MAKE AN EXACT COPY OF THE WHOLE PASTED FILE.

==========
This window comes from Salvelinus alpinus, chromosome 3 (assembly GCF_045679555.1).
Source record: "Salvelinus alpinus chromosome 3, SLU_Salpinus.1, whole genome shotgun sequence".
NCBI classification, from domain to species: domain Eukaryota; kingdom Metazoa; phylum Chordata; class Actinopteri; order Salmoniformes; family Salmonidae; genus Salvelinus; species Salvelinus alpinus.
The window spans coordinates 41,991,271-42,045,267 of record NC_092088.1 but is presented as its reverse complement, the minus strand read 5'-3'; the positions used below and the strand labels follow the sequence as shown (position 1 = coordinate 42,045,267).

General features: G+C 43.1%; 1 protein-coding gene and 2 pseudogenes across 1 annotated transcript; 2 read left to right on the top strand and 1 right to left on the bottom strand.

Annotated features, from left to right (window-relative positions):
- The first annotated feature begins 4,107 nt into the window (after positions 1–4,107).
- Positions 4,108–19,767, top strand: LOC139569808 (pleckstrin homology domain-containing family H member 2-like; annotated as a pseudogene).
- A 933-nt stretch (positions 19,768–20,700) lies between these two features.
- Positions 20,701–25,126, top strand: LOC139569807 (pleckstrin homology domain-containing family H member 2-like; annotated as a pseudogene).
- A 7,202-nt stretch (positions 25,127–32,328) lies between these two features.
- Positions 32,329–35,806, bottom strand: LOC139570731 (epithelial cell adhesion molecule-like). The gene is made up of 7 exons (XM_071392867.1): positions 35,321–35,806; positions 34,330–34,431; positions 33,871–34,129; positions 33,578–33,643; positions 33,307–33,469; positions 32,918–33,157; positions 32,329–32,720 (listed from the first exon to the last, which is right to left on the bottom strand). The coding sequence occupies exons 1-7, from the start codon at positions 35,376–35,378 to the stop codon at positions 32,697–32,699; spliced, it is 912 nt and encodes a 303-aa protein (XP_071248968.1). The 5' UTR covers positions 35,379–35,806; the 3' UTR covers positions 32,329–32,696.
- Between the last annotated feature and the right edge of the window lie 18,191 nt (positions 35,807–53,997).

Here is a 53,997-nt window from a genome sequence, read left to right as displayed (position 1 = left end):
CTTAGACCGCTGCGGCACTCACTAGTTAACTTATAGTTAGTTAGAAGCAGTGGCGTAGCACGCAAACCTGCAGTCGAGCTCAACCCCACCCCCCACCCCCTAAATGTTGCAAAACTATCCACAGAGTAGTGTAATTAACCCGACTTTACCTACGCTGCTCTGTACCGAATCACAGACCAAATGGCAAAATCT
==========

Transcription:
This window comes from Salvelinus alpinus, chromosome 3 (assembly GCF_045679555.1).
Source record: "Salvelinus alpinus chromosome 3, SLU_Salpinus.1, whole genome shotgun sequence".
NCBI classification, from domain to species: domain Eukaryota; kingdom Metazoa; phylum Chordata; class Actinopteri; order Salmoniformes; family Salmonidae; genus Salvelinus; species Salvelinus alpinus.
The window spans coordinates 41,991,271-42,045,267 of record NC_092088.1 but is presented as its reverse complement, the minus strand read 5'-3'; the positions used below and the strand labels follow the sequence as shown (position 1 = coordinate 42,045,267).

General features: G+C 43.1%; 1 protein-coding gene and 2 pseudogenes across 1 annotated transcript; 2 read left to right on the top strand and 1 right to left on the bottom strand.

Annotated features, from left to right (window-relative positions):
- The first annotated feature begins 4,107 nt into the window (after positions 1–4,107).
- Positions 4,108–19,767, top strand: LOC139569808 (pleckstrin homology domain-containing family H member 2-like; annotated as a pseudogene).
- A 933-nt stretch (positions 19,768–20,700) lies between these two features.
- Positions 20,701–25,126, top strand: LOC139569807 (pleckstrin homology domain-containing family H member 2-like; annotated as a pseudogene).
- A 7,202-nt stretch (positions 25,127–32,328) lies between these two features.
- Positions 32,329–35,806, bottom strand: LOC139570731 (epithelial cell adhesion molecule-like). The gene is made up of 7 exons (XM_071392867.1): positions 35,321–35,806; positions 34,330–34,431; positions 33,871–34,129; positions 33,578–33,643; positions 33,307–33,469; positions 32,918–33,157; positions 32,329–32,720 (listed from the first exon to the last, which is right to left on the bottom strand). The coding sequence occupies exons 1-7, from the start codon at positions 35,376–35,378 to the stop codon at positions 32,697–32,699; spliced, it is 912 nt and encodes a 303-aa protein (XP_071248968.1). The 5' UTR covers positions 35,379–35,806; the 3' UTR covers positions 32,329–32,696.
- Between the last annotated feature and the right edge of the window lie 18,191 nt (positions 35,807–53,997).

Here is a 53,997-nt window from a genome sequence, read left to right as displayed (position 1 = left end):
CTTAGACCGCTGCGGCACTCACTAGTTAACTTATAGTTAGTTAGAAGCAGTGGCGTAGCACGCAAACCTGCAGTCGAGCTCAACCCCACCCCCCACCCCCTAAATGTTGCAAAACTATCCACAGAGTAGTGTAATTAACCCGACTTTACCTACGCTGCTCTGTACCGAATCACAGACCAAATGGCAAAATCT